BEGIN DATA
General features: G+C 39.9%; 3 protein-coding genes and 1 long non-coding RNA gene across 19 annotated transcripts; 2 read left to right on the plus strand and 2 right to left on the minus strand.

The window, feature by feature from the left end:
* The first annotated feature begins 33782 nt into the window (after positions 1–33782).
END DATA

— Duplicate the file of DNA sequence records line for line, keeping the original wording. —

General features: G+C 39.9%; 3 protein-coding genes and 1 long non-coding RNA gene across 19 annotated transcripts; 2 read left to right on the plus strand and 2 right to left on the minus strand.

The window, feature by feature from the left end:
* The first annotated feature begins 33782 nt into the window (after positions 1–33782).